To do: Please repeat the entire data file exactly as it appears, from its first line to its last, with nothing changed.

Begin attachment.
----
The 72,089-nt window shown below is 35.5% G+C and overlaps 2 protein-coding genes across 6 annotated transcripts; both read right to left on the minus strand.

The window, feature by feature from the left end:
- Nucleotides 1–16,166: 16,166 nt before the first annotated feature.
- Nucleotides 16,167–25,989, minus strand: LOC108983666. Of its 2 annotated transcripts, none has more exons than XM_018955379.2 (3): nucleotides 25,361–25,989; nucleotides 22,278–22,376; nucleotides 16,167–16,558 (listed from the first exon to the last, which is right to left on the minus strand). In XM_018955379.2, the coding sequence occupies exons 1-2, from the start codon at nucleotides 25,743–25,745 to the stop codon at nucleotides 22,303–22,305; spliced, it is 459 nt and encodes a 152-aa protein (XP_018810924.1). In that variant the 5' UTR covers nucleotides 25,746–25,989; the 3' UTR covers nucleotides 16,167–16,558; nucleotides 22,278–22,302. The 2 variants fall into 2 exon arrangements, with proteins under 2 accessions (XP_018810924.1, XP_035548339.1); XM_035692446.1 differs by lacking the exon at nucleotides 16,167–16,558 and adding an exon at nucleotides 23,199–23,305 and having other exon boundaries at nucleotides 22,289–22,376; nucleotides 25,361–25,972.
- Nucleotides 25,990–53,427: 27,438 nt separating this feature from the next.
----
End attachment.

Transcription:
The 72,089-nt window shown below is 35.5% G+C and overlaps 2 protein-coding genes across 6 annotated transcripts; both read right to left on the minus strand.

The window, feature by feature from the left end:
- Nucleotides 1–16,166: 16,166 nt before the first annotated feature.
- Nucleotides 16,167–25,989, minus strand: LOC108983666. Of its 2 annotated transcripts, none has more exons than XM_018955379.2 (3): nucleotides 25,361–25,989; nucleotides 22,278–22,376; nucleotides 16,167–16,558 (listed from the first exon to the last, which is right to left on the minus strand). In XM_018955379.2, the coding sequence occupies exons 1-2, from the start codon at nucleotides 25,743–25,745 to the stop codon at nucleotides 22,303–22,305; spliced, it is 459 nt and encodes a 152-aa protein (XP_018810924.1). In that variant the 5' UTR covers nucleotides 25,746–25,989; the 3' UTR covers nucleotides 16,167–16,558; nucleotides 22,278–22,302. The 2 variants fall into 2 exon arrangements, with proteins under 2 accessions (XP_018810924.1, XP_035548339.1); XM_035692446.1 differs by lacking the exon at nucleotides 16,167–16,558 and adding an exon at nucleotides 23,199–23,305 and having other exon boundaries at nucleotides 22,289–22,376; nucleotides 25,361–25,972.
- Nucleotides 25,990–53,427: 27,438 nt separating this feature from the next.